Tag Archives: copyright

Pirate Party UK received 100 members an hour after registration

The Pirate Party is off to a running start in the UK.

Days after officially registering and announcing it would be running in the next general election on a copyright and surveillance reform platform, the party confirmed online publicity had helped drive hundreds of members to sign up each hour.

“I’m trying to get hold of my web guys to confirm exact sign-up rates, but I believe we peaked at over 100 memberships an hour when Slashdot ran the story at the same time Stephen Fry twittered about us, and I’m sure we were over 100 forum sign-ups and hour,” party leader Andrew Robinson told IT PRO in an email.

Slashdot is a popular tech news aggregation site, while Stephen Fry is well-known for his Twitter power.

Robinson told the Register that “donations have been coming in so fast that PayPal were concerned we were a fraudulent site.”

The party’s treasurer Eric Priezkalns said the number of new members wasn’t yet confirmed, but would be made public over the weekend. “It is still very early days, and we have been overwhelmed by the response, which has exceeded all our expectations,” he told IT PRO.

The party was also up to 1,700 members on Facebook, topping even the Conservative party’s 1,200 fans – although the party itself has stressed it needs people to become members of the political party, not just follow it on social networking sites, in order to succeed.

For more on the Pirate Party’s plans for the UK, click here.

aXXo is Back

When the popular DVD ripper aXXo stopped releasing new torrents earlier this year many loyal fans were left disappointed. After nearly five months of absence early indications seemed to indicate that he’s back in business. However, those who look closer will notice that something is amiss.

axxoThis March, aXXo – BitTorrent’s most praised uploader – went silent. In the months that followed many people wondered what had happened to him, while some even decided to exploit the situation by posing as aXXo on various sites.

However, to the delight of millions of his loyal fans aXXo seemed to have returned today. After nearly five months of absence two new uploads were submitted to Mininova a few hours ago – both were uploaded by the ‘official’ aXXo account and appear to be legit.

The last time aXXo reappeared after taking a long break, the symbolic title “I Am Legend” was the first torrent to be uploaded. This time around aXXo appeared more humble with the release of “Kung Fu Panda” and “Bee Movie.” But these are not the only oddities.

aXXo’s ‘new’ uploads


Strangely enough both titles have been uploaded before by aXXo, about a year ago. A quick look at the torrent file reveals that these new aXXo torrents were indeed created months ago. The only thing new about them is that they’ve been re-uploaded to Mininova.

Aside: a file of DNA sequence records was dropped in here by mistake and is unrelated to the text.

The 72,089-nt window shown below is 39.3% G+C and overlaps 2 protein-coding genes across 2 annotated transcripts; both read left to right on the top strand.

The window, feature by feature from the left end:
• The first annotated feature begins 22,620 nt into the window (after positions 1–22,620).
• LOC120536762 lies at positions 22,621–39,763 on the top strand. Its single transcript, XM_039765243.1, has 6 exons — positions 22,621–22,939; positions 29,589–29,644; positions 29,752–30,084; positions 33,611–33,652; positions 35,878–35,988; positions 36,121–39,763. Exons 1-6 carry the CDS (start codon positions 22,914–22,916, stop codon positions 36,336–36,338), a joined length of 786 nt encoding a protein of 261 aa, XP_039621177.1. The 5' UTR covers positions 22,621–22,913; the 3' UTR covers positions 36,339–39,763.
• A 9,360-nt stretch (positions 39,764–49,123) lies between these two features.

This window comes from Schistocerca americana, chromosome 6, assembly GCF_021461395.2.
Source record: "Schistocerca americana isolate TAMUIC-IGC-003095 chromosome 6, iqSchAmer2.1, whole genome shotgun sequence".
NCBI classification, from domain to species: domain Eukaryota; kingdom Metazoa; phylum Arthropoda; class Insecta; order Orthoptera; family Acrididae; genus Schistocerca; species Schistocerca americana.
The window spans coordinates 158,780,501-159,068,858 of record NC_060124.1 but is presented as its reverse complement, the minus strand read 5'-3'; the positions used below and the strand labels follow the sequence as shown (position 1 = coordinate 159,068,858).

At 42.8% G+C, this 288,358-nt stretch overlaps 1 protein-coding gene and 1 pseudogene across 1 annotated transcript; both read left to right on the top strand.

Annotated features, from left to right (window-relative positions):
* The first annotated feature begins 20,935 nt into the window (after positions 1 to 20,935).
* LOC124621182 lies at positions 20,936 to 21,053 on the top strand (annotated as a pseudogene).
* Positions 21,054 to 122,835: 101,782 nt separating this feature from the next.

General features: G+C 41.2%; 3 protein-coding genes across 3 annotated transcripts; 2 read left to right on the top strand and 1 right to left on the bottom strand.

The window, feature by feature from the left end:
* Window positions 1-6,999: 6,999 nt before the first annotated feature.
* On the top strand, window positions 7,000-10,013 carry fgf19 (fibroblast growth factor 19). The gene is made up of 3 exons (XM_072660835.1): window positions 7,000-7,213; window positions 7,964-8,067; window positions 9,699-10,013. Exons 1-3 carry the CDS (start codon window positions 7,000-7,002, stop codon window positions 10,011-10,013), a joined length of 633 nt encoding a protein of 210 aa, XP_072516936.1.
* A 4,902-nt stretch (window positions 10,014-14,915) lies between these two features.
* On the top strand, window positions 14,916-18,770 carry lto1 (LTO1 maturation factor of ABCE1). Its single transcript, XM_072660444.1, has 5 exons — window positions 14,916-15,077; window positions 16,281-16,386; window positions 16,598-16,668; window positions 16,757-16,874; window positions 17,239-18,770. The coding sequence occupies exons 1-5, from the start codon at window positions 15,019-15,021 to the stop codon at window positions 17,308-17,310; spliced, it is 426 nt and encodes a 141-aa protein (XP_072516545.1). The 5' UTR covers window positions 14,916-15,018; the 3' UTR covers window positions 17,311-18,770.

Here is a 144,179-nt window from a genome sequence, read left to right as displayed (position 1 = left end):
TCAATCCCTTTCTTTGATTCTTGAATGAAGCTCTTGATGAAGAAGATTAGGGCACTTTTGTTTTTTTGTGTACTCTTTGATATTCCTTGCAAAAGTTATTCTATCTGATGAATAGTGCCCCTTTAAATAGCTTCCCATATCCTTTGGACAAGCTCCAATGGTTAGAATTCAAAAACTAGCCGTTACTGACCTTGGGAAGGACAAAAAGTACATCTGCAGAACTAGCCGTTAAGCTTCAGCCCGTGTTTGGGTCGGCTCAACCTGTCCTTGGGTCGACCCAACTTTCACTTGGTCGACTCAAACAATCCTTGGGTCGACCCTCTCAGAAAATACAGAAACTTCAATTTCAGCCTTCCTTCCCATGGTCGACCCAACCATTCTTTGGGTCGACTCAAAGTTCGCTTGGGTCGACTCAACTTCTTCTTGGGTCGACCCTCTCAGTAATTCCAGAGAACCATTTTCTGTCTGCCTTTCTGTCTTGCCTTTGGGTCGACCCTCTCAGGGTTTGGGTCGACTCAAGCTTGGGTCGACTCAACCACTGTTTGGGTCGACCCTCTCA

What is even more strange is that aXXo was not the only user to upload these titles yesterday. Dozens of new “Kung Fu Panda” and “Bee Movie” torrents were submitted to Mininova yesterday, some by well known uploaders like FXG, FXM and KLAXXON who have all been inactive for weeks or months.

The issue seems to be specific to Mininova since none of the uploaders have added these old torrents to the other sites they generally upload to, such as Darkside.rg in aXXo’s case. So what happened then?

While we don’t have any conclusive evidence, our best guess is that there was a glitch in Mininova’s system that caused these ‘new’ uploads to appear all of a sudden. This would mean that aXXo fans will have to wait a little longer for his return and that shouting about a comeback is a perhaps a little premature.

Update: The torrents have been removed by Mininova, but torrents for the same movie titles (all uploaded on August 6) are still listed.


ThePirateBay Founder Peter Sunde Resigns

According to the latest post in the official TPB Blog it seems like one of the founder of TPB a.k.a. The Pirate Bay Peter Sunde resigns from his position.

Says the post:

“The past years I’ve been very active in the discussion of the current state and the future states of the internets. It’s an important cause and I will not give the fight up.

However, I have decided to not be the spokes person for The Pirate Bay anymore. The reasons are many but most importantly it takes too much of my time. I want to build something new and I want to focus my energy in a different direction. I have projects waiting to be finished, a book is waiting to be finalized and many more books are waiting to be read.

Our issues has been raised to another level and it’s time for biological dispersal. At the same time, I have a feeling of being sessile when I need to be the most motile creature ever. The regeneration will continue with me in another place.

Today marks the end of a small era for me, but I am simply leaving a role in order to be a person instead.

Sometimes when you draw on the foggy insides you find what you’re after.”

The Pirate Bay is currently under a bundle of lawsuits from all types of trade groups and media groups and is under acquisition by a software company that wants to take it legal.

The Pirate Bay to Close down in Netherlands

The Dutch anti-piracy outfit BREIN has won its court case against The Pirate Bay. The Amsterdam court today ruled that the site must cease all operations in The Netherlands within 10 days, or else pay penalties of 30,000 euros ($42,300) a person, per day.

pirate bayIn an Amsterdam court last week, BREIN’s lawyer argued that The Pirate Bay is responsible for millions of copyright infringements every day, and that the site should therefore be blocked to visitors from The Netherlands.

Interestingly, the news came as a total surprise to Fredrik, Gottfrid and Peter who said they received no official summons and were not aware of the case. In a counter move, the three sent a letter to the Amsterdam court, asking it to dismiss the case and impose damages against BREIN instead.